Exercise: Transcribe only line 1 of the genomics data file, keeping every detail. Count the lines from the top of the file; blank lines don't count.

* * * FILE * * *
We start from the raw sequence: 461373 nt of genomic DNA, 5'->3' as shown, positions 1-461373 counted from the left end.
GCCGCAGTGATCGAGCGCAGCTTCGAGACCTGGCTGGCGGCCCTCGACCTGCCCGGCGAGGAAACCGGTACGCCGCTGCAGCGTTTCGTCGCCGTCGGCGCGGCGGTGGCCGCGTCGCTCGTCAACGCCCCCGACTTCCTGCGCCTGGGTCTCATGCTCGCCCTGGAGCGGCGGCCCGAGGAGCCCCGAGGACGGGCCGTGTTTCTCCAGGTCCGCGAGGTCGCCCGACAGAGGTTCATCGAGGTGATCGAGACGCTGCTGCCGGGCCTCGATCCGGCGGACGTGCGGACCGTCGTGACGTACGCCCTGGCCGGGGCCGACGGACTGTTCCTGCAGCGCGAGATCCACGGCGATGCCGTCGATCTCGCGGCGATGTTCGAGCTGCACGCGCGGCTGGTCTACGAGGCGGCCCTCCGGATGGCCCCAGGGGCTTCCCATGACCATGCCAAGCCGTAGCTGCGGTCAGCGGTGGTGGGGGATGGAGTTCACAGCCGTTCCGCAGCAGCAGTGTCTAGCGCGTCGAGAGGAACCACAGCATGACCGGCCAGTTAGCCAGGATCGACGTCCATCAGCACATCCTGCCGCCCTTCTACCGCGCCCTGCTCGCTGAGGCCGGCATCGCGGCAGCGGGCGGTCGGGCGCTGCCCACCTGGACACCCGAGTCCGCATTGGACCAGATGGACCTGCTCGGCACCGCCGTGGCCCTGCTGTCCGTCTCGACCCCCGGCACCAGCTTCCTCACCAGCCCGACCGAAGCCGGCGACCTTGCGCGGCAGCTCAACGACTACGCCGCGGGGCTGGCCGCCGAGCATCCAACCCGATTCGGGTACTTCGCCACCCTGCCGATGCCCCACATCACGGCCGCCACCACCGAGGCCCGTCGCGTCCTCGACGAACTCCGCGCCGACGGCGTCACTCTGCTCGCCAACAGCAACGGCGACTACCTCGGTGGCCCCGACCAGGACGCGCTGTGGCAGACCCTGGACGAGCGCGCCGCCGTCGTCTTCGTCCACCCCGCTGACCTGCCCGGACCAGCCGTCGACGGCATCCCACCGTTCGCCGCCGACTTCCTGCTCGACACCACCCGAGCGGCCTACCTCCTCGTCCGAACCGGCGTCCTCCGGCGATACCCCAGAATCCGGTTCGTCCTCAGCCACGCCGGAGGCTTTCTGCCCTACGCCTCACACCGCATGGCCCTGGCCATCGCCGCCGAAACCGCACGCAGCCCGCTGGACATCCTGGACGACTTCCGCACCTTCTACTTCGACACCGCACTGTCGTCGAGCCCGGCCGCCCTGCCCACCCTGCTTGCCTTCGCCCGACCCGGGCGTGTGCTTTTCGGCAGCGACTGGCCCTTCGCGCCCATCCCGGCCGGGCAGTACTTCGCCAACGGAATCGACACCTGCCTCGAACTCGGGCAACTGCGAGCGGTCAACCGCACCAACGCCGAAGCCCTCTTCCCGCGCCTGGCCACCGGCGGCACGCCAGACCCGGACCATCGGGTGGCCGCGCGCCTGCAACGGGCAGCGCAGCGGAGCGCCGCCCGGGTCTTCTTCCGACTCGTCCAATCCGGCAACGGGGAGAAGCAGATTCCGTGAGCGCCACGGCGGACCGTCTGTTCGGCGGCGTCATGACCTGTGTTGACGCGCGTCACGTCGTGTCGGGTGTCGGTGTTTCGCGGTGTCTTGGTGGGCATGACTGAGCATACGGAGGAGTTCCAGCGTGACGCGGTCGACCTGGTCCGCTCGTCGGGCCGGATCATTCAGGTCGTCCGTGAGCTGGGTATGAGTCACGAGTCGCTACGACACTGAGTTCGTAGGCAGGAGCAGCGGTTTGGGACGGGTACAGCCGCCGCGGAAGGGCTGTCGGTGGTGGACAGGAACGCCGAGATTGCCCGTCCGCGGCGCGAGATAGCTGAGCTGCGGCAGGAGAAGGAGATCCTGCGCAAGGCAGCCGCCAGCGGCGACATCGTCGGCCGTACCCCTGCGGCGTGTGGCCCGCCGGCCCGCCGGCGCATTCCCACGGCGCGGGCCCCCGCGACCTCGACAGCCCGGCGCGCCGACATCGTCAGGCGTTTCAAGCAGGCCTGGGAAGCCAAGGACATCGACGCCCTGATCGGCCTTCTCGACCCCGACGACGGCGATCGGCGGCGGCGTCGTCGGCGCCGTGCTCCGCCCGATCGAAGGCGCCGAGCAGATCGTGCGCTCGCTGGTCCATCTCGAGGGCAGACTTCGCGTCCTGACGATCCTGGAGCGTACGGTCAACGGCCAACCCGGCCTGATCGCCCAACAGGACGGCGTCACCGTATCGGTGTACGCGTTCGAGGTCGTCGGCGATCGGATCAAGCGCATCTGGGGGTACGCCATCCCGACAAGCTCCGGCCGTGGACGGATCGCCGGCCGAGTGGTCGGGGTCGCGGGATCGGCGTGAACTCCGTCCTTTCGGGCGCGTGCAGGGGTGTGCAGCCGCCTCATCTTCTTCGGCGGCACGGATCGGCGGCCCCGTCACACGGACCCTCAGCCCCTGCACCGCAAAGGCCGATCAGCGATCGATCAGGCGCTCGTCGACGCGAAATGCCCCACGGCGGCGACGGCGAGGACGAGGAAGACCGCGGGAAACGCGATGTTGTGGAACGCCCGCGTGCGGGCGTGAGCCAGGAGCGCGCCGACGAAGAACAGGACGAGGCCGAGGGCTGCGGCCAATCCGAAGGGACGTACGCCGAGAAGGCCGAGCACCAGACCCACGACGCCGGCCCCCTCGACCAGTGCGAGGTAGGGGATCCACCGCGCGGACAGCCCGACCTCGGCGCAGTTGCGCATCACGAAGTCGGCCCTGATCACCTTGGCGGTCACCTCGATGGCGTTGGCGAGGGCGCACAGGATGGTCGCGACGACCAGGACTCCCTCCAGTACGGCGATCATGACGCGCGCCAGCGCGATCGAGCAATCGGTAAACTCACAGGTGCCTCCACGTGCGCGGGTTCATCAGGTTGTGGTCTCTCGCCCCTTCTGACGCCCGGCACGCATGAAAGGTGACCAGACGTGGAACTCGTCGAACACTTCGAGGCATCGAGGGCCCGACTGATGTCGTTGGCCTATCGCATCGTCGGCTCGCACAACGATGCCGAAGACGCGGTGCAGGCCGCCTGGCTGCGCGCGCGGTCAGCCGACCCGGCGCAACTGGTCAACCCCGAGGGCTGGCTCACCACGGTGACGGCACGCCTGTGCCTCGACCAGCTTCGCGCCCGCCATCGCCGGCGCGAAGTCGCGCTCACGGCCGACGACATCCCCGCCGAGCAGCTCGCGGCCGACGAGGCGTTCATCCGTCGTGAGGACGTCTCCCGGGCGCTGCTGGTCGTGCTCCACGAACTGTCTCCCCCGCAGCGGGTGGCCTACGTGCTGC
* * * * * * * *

We start from the raw sequence: 461373 nt of genomic DNA, 5'->3' as shown, positions 1-461373 counted from the left end.